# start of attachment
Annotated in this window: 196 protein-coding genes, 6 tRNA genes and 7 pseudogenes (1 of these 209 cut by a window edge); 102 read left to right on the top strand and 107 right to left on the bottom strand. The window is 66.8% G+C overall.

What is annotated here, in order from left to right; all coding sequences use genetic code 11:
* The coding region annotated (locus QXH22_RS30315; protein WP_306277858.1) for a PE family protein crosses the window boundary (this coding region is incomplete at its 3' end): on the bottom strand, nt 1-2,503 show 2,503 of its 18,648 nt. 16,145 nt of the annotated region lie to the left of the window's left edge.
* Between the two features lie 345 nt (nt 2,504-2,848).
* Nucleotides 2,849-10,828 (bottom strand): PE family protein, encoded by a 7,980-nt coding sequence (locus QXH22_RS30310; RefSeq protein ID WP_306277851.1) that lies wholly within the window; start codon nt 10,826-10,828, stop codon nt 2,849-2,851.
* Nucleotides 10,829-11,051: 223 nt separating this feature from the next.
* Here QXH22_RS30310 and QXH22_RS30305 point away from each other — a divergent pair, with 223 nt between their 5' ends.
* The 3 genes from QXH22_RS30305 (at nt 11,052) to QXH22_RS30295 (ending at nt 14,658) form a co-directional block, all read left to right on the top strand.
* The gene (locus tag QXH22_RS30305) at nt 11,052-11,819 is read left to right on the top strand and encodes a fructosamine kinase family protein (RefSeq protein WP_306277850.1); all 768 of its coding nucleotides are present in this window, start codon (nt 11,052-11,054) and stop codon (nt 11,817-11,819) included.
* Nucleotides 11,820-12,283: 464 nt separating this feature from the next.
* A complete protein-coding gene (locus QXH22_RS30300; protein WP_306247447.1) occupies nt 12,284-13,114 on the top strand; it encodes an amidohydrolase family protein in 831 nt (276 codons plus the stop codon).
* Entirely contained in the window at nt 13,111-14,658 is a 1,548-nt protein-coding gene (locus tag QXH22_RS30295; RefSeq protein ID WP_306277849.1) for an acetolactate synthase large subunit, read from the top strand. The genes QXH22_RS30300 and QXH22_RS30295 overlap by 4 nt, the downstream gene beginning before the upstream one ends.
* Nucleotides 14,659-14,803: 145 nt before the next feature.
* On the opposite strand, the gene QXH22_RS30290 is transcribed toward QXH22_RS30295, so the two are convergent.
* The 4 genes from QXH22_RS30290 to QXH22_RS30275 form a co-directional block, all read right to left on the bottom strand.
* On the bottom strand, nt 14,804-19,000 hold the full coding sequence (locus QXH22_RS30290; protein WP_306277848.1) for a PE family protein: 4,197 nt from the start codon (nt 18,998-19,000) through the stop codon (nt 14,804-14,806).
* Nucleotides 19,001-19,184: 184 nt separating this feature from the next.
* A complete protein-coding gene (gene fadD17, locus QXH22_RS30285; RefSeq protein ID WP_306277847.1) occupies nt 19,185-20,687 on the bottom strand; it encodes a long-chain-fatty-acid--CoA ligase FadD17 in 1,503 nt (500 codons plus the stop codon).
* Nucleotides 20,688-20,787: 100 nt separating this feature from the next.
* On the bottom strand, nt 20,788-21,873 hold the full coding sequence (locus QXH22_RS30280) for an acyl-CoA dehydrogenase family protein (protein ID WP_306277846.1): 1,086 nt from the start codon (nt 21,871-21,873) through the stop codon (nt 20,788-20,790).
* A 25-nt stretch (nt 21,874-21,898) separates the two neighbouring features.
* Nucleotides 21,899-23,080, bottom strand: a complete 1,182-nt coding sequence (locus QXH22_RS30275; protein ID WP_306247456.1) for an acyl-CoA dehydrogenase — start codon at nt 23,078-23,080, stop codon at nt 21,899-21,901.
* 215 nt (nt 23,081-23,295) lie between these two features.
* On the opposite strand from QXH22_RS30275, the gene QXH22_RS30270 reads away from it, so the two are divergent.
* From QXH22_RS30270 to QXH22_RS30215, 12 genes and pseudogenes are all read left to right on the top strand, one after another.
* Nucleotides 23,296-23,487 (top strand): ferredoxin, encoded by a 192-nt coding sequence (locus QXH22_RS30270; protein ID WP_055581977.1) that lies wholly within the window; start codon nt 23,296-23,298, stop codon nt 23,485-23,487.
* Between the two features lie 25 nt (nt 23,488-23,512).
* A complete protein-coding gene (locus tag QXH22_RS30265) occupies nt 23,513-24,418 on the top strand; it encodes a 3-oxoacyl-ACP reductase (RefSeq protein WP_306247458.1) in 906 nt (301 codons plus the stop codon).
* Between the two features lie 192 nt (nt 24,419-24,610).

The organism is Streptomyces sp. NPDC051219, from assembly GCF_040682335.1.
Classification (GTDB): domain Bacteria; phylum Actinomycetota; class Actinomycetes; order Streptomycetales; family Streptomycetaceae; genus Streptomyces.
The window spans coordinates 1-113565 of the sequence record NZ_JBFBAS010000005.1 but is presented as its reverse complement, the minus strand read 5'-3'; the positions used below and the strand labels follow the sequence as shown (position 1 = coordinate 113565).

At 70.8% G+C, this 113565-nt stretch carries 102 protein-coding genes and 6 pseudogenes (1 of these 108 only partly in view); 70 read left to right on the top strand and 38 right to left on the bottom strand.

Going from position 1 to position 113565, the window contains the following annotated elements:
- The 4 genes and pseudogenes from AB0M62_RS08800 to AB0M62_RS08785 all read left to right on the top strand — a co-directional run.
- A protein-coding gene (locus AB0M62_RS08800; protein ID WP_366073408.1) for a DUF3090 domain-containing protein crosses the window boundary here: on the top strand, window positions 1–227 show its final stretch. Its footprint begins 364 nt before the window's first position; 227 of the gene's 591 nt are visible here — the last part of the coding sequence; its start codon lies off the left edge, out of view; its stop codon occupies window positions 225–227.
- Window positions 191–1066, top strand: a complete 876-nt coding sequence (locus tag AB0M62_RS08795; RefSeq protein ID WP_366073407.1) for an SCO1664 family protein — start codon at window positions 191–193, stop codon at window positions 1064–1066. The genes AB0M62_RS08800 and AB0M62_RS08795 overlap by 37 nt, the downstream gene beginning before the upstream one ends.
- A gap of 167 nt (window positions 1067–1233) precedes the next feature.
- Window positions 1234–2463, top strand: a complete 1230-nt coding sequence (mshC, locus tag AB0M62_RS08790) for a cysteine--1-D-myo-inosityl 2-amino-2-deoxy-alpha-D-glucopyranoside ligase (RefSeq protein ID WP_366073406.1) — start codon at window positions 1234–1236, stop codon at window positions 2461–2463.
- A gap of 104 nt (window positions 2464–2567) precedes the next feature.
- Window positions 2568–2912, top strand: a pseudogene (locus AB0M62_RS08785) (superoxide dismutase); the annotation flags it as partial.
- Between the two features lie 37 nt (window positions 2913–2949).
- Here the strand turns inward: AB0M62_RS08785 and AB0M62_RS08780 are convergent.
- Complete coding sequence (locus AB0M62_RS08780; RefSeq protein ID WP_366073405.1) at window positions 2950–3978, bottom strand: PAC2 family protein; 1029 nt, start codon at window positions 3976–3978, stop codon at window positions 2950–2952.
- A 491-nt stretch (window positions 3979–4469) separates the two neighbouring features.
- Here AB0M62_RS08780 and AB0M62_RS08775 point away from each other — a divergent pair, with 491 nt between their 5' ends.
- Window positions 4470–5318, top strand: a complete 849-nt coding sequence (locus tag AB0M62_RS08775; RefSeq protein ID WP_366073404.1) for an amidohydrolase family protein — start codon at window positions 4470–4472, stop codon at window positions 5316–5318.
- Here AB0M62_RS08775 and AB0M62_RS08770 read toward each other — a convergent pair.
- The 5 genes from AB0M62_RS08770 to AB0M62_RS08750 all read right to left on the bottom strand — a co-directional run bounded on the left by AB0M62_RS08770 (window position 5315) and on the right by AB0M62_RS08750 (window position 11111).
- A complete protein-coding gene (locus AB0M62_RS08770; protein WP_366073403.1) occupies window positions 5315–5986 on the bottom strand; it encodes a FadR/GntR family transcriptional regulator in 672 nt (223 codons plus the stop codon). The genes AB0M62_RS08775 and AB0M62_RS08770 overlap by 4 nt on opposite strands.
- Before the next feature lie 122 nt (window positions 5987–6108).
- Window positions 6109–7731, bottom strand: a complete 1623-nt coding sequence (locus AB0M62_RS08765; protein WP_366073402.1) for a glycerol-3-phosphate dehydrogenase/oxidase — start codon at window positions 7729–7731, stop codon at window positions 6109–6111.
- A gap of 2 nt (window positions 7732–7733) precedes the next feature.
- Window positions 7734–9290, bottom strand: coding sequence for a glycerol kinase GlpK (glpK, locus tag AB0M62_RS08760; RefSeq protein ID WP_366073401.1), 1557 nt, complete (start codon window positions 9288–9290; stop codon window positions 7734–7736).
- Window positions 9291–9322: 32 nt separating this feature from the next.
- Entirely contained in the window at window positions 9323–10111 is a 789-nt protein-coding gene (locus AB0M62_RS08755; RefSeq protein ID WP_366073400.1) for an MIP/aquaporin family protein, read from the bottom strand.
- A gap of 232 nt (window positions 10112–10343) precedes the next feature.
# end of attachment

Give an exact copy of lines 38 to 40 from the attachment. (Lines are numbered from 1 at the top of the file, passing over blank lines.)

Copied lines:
- A gap of 167 nt (window positions 1067–1233) precedes the next feature.
- Window positions 1234–2463, top strand: a complete 1230-nt coding sequence (mshC, locus tag AB0M62_RS08790) for a cysteine--1-D-myo-inosityl 2-amino-2-deoxy-alpha-D-glucopyranoside ligase (RefSeq protein ID WP_366073406.1) — start codon at window positions 1234–1236, stop codon at window positions 2461–2463.
- A gap of 104 nt (window positions 2464–2567) precedes the next feature.